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									   New album “The Meanest of Times” (COOKCD433)
           Released 17th September 2007
                                       Al Barr: vocals
     Tim Brennan: Mandolin, accordion, banjo, bouzouki, tin whistle, and acoustic guitar
                            Ken Casey: Vocals and bass guitar
                          Matt Kelly: Drums and backing vocals
                         James Lynch: Guitar and backing vocals
                 Marc Orrell: Guitar, accordion, piano and backing vocals
                                Scruffy Wallace: Bagpipes

From meager beginnings playing all-ages matinees at now-defunct Boston clubs to a
prominent placement in Martin Scorsese’s Academy Award-winning film, “The Departed”, the
Dropkick Murphy’s have evolved over the past decade into one of the most beloved punk-
inspired bands in the world. Now, with “The Meanest Of Times”, their sixth studio album of
spirited, cathartic and heartfelt anthems, the oft-cherished seven-piece outfit has also
launched its own record label, Born & Bred Records, as a means to bring new DKM music to
the world while assuming full control of their destiny. In addition, the group has entered into a
licensing deal with Cooking Vinyl for the UK and Europe.

As evidenced by the explosive, uncompromising and downright brilliant album-opener,
“Famous For Nothing” and the set bowing, optimistic roar of “Never Forget”, “The Meanest Of
Times” is book-ended in top form and captures among its fifteen tracks what founding bassist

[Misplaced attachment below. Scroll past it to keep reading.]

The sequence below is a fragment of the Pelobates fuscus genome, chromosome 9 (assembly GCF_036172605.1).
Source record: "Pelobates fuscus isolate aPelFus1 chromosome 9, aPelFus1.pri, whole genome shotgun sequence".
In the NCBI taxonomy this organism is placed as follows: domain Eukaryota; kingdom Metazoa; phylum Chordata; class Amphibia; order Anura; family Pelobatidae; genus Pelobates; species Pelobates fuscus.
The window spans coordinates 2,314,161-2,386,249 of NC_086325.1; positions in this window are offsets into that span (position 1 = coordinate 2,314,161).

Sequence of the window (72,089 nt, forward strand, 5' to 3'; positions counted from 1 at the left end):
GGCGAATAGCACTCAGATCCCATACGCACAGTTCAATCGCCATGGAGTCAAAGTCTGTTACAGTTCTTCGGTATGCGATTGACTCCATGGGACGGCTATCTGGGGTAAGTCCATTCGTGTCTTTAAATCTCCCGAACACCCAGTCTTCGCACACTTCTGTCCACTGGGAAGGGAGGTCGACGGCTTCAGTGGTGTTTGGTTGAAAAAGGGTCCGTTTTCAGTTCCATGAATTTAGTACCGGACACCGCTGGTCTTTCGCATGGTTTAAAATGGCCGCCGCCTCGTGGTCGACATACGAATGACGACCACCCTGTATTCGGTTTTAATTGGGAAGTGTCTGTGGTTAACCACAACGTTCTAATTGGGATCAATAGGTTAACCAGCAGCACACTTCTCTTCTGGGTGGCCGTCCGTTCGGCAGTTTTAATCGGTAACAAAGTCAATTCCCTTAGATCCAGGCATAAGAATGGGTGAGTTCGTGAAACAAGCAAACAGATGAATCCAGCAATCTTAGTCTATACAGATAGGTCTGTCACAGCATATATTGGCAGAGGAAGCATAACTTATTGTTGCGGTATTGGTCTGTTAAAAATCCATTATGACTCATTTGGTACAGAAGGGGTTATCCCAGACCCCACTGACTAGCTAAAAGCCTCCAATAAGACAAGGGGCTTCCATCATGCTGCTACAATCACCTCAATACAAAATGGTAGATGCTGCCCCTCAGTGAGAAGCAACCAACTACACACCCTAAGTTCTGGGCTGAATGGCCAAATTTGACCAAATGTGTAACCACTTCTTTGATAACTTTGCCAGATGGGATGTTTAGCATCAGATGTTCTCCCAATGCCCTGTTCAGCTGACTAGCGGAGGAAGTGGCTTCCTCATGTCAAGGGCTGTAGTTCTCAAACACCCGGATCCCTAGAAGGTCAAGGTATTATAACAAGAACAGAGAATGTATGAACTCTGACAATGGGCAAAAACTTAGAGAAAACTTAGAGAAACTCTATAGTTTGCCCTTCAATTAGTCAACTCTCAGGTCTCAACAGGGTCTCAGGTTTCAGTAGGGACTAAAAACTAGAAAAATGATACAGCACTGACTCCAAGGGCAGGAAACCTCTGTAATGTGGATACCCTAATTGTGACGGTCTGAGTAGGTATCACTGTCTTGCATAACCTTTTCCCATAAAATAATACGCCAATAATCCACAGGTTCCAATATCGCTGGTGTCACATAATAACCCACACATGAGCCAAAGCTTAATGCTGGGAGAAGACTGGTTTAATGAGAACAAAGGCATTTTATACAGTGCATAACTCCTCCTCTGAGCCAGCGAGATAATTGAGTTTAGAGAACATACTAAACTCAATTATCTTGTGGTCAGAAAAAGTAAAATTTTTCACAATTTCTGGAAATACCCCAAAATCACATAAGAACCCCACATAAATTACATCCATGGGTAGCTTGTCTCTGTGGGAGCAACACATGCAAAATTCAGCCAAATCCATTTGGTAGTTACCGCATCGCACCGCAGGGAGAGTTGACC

Ken Casey calls “themes of childhood, growing up and family.”

“Growing up, I saw my share of hard times,” Casey says. “I think a lot of us did. But looking
back on it, I wouldn’t trade them for anything, because those hard times made us all who we
are today.”

“To me the record is a celebration of life,” front man Al Barr adds. “It’s about redemption. It’s
about coming up in the world and the way it shapes you. It’s about not taking your family and
friends for granted and it’s about living in the moment. The cover is a bunch of Catholic School
kids messing around and looking angry on the playground. And if you think back to your
elementary and high school years, in a lot of ways, they sometimes really were the meanest of

From the school bell ringing as the kids exit for recess to the manic pace of guitars, bass and
drums, Casey calls “Famous For Nothing” a rowdy, teen-spirited sort of anthem. He says,
“Whereas, “Never Forget”, at least for me and Al, now that we’re parents it kind of has a
different perspective. One end of it is the kid looking ahead and the other end is the adult
looking back.”

At the heart of “The Meanest Of Times” lies “The State of Massachusetts” a song that plays to
the strengths of the Dropkick Murphys that was chosen as a digital single in advance of the
disc. The song with its instantly memorable driving banjo riff courtesy of Tim Brennan is sure
to be an immediate hit with the diehard Murphys fans as well as the legion of new fans that
have come on board in the wake of “The Departed”.

“Of the new material it’s the song we’ve been playing live the longest and it’s a song that has